Ray Miller had three different stints as the Orioles' pitching coach spread over 11 seasons and one as manager that lasted two years. But his legacy in helping develop a host of talented pitchers — five different 20-game winners and a pair of Cy Young Award winners — made Miller an obvious candidate for the team's Hall of Fame.
Five years after he last wore an Orioles uniform, that legacy was celebrated Saturday night during a pre-game ceremony at Camden Yards in which Miller was honored along with late Orioles manager Johnny Oates and Len Johnston, who held several positions in the team's minor league system for more than 30 years.
Oates, who died of brain cancer on Christmas Eve 2004 at 58, was honored posthumously and represented by his wife, Gloria, and son, Andy.
Miller said that when the Orioles called him in March at his home outside Wheeling, W.Va., to tell him he was being inducted, "I actually broke down. My wife asked me, 'What the [heck] is wrong — you never cry."
Before the ceremony, Miller thanked former Orioles manager Earl Weaver for giving him a chance to coach a team he had grown up rooting for in Suitland and credited Cal Ripken Sr. and Elrod Hendricks for teaching him The Oriole Way.
Miller said one of the biggest compliments was when he recently learned that the Minnesota Twins, whom Miller managed for two seasons, still use a similar system he wrote for that organization's minor leagues.
"When I was with Minnesota and Pittsburgh [as a pitching coach], I had to bite my tongue and not say, 'The Oriole Way,'" said Miller.
Miller, who was forced to retire after getting his aorta replaced, said he misses the game. On occasion, he will pull out a tape recorder that he used in the dugout during the 1979 World Series to record the crowd noise.
"The game I miss," he said. "The politics and dealing with the media, I don't miss so much."
Lost in the aftermath of a fourth straight win under new manager Buck Showalter on Friday night was a second straight strong outing by pitcher Brad Bergesen.
On the verge of being dropped from the starting rotation right before the managerial change was made, the 24-year-old right-hander has suddenly started looking like the pitcher he was when he went 7-5 with a 3.45 ERA in 19 starts as a rookie last season.
In each of his past two starts, both of which resulted in no-decisions, Bergesen has pitched seven innings, giving up a total of three runs and 10 hits while striking out 10 and walking just two batters.
In his four starts before that, Bergesen had been torched for 18 runs and 39 hits in a little over 22 innings.
Asked after the team's 2-1, 10-inning win over the Chicago White Sox whether he felt some pressure of losing his spot in the rotation, Bergesen said: "There's no question. I've been doing that this whole year. I've been going out and putting in my best effort, but when maybe a new guy comes in, you want to try and go out and give it that little bit of an extra effort. That's a goal of mine and just try to build off this last start."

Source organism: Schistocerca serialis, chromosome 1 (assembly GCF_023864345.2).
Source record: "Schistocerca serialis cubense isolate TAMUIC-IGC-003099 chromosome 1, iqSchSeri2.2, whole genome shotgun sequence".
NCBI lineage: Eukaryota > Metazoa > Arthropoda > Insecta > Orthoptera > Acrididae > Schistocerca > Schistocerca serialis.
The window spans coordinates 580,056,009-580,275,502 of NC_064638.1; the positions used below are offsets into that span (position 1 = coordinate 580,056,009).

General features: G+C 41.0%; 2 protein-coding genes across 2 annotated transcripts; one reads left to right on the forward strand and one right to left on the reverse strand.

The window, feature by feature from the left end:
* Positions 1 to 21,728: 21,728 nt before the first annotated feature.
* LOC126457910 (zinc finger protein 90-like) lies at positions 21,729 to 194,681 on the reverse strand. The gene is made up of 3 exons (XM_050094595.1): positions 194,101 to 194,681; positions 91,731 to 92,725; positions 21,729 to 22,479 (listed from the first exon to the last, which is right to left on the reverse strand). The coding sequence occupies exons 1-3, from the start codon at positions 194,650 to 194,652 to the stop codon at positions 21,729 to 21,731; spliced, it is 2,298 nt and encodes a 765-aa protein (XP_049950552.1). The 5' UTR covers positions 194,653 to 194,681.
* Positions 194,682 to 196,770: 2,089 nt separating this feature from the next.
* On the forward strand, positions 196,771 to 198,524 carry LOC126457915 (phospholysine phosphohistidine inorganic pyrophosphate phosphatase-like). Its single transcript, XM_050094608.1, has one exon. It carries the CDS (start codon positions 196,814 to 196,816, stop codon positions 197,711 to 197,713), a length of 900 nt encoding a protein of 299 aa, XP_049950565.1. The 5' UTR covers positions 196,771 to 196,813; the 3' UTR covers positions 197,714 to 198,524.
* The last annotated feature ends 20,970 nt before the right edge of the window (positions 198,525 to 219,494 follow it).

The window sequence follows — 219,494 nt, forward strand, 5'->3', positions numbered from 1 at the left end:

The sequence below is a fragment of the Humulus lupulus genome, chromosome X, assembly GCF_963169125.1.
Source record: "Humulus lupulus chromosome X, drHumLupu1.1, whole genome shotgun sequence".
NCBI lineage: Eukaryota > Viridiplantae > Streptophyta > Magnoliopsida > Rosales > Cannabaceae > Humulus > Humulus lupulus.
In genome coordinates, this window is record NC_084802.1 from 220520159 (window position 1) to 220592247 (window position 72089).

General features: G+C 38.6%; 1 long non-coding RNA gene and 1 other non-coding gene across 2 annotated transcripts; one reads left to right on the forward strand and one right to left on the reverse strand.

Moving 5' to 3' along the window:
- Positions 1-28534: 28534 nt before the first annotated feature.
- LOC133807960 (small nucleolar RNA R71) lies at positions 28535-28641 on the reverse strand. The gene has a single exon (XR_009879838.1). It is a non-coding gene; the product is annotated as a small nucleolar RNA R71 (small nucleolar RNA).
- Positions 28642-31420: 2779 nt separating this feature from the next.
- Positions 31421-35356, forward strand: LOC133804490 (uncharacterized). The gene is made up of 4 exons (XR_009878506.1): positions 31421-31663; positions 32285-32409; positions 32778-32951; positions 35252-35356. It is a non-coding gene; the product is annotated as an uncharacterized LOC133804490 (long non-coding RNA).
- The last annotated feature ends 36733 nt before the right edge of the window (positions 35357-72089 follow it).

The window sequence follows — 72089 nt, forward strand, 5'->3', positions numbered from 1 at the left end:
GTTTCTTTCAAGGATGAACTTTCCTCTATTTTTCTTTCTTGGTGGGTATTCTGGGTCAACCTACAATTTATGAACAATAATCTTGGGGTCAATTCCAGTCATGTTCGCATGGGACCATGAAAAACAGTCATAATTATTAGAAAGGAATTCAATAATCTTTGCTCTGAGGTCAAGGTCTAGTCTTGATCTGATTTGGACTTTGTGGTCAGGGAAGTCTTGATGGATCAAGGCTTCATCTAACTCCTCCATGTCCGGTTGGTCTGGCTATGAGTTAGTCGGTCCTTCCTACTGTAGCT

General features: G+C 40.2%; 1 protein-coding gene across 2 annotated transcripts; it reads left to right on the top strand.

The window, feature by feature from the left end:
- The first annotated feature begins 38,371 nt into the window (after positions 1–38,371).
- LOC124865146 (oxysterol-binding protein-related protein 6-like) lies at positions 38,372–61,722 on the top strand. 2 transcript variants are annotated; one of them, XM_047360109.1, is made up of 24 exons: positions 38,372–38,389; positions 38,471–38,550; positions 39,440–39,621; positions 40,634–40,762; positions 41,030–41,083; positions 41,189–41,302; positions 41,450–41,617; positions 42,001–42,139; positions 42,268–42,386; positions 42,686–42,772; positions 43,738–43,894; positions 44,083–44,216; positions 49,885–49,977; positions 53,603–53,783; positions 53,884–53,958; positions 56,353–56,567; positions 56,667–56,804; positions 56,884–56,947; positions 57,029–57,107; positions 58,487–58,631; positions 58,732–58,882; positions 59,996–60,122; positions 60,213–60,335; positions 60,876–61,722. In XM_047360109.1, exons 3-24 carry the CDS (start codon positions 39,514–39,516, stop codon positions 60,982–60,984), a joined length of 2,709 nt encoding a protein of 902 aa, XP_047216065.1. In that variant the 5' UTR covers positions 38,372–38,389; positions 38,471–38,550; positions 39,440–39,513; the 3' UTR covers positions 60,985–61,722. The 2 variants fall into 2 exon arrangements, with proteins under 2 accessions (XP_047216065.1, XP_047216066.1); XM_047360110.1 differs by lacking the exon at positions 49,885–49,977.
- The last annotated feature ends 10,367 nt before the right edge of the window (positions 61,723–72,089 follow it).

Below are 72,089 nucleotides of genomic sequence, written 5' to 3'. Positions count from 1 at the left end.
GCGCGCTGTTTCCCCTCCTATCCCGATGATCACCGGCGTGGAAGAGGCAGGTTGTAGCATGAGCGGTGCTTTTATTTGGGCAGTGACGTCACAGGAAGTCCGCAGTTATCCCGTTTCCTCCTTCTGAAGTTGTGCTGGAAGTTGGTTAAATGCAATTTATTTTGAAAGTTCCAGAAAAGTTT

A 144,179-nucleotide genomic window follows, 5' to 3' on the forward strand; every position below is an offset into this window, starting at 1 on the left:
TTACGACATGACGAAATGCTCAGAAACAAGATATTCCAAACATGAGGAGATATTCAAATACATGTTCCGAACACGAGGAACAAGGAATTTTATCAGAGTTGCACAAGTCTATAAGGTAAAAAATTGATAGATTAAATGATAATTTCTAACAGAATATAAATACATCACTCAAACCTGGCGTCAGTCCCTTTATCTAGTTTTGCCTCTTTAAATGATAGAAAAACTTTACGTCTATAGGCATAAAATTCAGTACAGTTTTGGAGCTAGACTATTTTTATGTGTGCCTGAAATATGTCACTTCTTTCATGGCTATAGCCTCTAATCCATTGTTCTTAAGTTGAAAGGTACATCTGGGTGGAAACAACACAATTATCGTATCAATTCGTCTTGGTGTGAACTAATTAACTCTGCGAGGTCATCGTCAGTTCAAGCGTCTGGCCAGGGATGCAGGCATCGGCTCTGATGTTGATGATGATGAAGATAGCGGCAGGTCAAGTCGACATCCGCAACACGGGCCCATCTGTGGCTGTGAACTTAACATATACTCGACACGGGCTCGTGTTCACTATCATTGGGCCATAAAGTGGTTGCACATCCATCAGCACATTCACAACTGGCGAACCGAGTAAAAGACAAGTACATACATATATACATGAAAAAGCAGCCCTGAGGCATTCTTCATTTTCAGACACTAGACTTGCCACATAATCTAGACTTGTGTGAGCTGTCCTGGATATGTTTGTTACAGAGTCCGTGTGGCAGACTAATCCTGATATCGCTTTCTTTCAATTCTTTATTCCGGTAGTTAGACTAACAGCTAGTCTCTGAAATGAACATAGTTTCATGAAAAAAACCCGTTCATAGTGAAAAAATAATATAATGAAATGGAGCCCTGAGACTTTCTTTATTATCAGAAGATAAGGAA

Bergesen said the biggest difference recently is the effectiveness of his sinker and getting ahead of the hitters.
"Anytime you feel like you have confidence in your pitches, it's a great thing and you just try to roll with it," said Bergesen, adding that he also had "good depth" on his fastball against the White Sox.
As for getting that first strike, Bergesen said: "When you get that strike one, you are able to do so many different things and you get more confidence after that. That was still a big key for me."
Bell says he's pressing
Third baseman Josh Bell, who was recalled from Triple-A Norfolk on July 31 after Miguel Tejada was traded to the San Diego Padres, conceded that his recent struggles are partly the result of putting too much pressure on himself.
"I think it's hard for me not to say that," Bell said Saturday. "It's definitely something I've been doing when you don't see results right away. I think once I can come down and kind of slow the game down and let my talent play out, it will all work out."
Since returning to Baltimore, the 23-year-old rookie has just two hits in 19 at-bats, with seven strikeouts. In 34 at-bats this season, Bell is hitting .176 (3-for-34) with 14 strikeouts and just three RBIs.
"I think it just comes with not being comfortable with your surroundings yet, coming into a new situation," said Bell, who was rated last winter as the Orioles' No. 2 minor league prospect. "When I started off in Triple-A, it was the same way. I didn't know what to expect. I was hesitant on things."
Showalter met with the rookie last week for a session that was both a pep talk and reality check.